The count runs from March, when the early female “scouts” show up, through June.
“My guess was that we would have about half a million fish,” Mr. Stearns said. “This result was pretty shocking.”
Mr. Stearns attributes the massive decline here to a number of factors; offshore fishing tops the list. Trawlers outside the state three-mile boundary are pounding the Atlantic herring stocks. Atlantic herring breed at sea, and enormous numbers of river herring, which travel with their genetic cousins, are bycatch casualties.
“They’ve increased quotas for [Atlantic] herring in recent years, and that’s driven up the bycatch of river herring,” Mr. Stearns said. “They often travel together on the open ocean. They’re trying to reduce bycatch with observers, but I don’t know how effective that is with so many herring being hauled in that don’t look that different.”
The NOAA by-catch cap for river herring and shad in Greater Atlantic Region waters is 361 tons for 2016 through 2018. As of November 27, the total by-catch was metric 66.6 tons.
Mr. Stearns said an additional concern with river herring is that the laws of nature dictate that there can be no substitutes for Squibnocket-born river herring that perish at sea.
“When an anadromous fish like a blueback herring is caught at sea, that means it will never come home to reproduce as it’s genetically encrypted to do, and another fish will not take its place,” he said. “You can have good habitat and good food, but that doesn’t mean you’re going to have more herring. With an anadromous fish, the rebound is extremely slow.”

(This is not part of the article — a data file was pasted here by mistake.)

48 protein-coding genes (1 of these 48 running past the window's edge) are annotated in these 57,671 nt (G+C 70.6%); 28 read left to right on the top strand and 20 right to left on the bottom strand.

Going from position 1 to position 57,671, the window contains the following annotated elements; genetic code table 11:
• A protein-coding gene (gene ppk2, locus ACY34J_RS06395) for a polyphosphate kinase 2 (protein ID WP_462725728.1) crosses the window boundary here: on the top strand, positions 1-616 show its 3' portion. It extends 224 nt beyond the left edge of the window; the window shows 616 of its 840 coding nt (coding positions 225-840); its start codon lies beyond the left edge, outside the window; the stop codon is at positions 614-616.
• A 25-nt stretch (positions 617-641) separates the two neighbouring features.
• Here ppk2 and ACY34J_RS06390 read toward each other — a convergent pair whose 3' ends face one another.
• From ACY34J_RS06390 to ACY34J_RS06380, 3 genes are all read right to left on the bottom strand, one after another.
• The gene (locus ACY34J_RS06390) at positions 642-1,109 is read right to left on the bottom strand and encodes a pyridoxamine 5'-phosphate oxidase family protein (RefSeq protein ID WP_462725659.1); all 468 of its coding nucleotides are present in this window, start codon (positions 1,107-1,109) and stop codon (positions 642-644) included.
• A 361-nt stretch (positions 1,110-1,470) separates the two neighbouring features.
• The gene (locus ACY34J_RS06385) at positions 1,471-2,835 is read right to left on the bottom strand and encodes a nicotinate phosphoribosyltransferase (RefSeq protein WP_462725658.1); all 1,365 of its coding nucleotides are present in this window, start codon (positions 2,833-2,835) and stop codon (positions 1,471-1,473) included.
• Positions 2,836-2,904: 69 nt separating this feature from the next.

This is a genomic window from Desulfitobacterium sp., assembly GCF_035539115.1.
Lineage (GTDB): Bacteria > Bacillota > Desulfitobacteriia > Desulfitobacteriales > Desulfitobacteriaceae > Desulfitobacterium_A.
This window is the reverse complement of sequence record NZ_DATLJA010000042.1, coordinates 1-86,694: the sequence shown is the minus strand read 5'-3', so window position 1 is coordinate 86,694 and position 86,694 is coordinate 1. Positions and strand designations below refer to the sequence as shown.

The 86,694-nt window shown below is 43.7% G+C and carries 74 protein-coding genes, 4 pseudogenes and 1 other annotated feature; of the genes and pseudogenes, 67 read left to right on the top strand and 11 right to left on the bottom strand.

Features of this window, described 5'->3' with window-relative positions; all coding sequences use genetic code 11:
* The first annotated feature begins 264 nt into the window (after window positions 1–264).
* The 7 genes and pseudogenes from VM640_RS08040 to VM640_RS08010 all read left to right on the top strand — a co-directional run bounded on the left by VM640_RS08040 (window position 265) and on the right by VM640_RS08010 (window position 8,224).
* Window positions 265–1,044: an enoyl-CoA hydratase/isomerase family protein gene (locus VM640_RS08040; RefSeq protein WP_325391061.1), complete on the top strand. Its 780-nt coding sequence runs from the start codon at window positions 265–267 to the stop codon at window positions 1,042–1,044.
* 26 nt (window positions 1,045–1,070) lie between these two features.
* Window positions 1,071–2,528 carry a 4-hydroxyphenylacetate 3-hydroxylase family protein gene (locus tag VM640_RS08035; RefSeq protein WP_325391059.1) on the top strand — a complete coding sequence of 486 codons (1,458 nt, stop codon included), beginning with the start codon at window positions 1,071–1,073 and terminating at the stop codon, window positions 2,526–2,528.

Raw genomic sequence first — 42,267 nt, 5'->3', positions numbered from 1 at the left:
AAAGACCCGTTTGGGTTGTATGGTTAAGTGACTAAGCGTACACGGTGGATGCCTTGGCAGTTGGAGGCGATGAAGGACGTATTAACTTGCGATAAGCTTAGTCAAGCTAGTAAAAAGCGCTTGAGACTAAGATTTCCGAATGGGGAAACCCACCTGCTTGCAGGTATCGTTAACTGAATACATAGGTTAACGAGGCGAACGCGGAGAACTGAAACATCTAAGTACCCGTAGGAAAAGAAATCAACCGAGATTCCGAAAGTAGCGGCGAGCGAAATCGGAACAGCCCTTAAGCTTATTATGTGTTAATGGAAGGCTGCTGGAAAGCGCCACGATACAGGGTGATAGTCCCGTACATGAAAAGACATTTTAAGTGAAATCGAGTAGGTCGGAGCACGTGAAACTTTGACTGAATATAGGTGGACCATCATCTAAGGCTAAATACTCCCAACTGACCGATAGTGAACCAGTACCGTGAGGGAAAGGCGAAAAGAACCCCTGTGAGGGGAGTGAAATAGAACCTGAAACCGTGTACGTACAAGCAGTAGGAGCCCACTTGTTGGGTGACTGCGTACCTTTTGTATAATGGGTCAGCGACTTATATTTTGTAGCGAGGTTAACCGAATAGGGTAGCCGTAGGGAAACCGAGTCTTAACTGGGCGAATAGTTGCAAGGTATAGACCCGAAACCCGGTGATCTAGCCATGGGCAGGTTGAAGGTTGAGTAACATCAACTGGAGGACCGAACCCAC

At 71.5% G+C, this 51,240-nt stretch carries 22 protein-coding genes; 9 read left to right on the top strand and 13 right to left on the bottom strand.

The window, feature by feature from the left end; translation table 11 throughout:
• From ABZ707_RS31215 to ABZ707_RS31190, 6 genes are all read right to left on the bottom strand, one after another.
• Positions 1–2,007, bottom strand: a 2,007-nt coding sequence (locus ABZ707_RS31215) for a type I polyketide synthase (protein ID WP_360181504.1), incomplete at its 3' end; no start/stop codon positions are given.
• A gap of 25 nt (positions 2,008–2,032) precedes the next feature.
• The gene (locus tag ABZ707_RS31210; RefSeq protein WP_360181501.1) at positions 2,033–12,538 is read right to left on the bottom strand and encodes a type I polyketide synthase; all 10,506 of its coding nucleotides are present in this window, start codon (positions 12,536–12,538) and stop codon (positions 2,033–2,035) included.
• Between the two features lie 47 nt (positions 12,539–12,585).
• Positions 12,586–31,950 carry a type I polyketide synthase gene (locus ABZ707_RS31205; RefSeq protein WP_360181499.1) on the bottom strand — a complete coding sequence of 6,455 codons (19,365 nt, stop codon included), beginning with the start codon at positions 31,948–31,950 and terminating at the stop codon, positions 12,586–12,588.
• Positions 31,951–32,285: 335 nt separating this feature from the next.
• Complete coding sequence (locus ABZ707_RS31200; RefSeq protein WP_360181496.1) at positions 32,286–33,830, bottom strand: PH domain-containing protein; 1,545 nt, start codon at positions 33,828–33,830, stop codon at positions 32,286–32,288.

The alarm about the river herring was sounded over a decade ago. Massachusetts is in the 12th year of a harvest moratorium. In 2005, the Atlantic States Marine Fisheries Commission put a three-year ban on fishing for alewives and blueback herring in creeks, manmade runs, and freshwater ponds. The ban also covered state waters to the federal line, three miles out to sea. But populations didn’t rebound. The ban was extended another three years, but numbers remained anemic. Eventually, in 2012, the ban was extended indefinitely, along the entire East Coast. The only subsistence river herring fishery currently conducted in state is under a memorandum of understanding (MOU) between the commonwealth and the Mashpee Wampanoag on Cape Cod.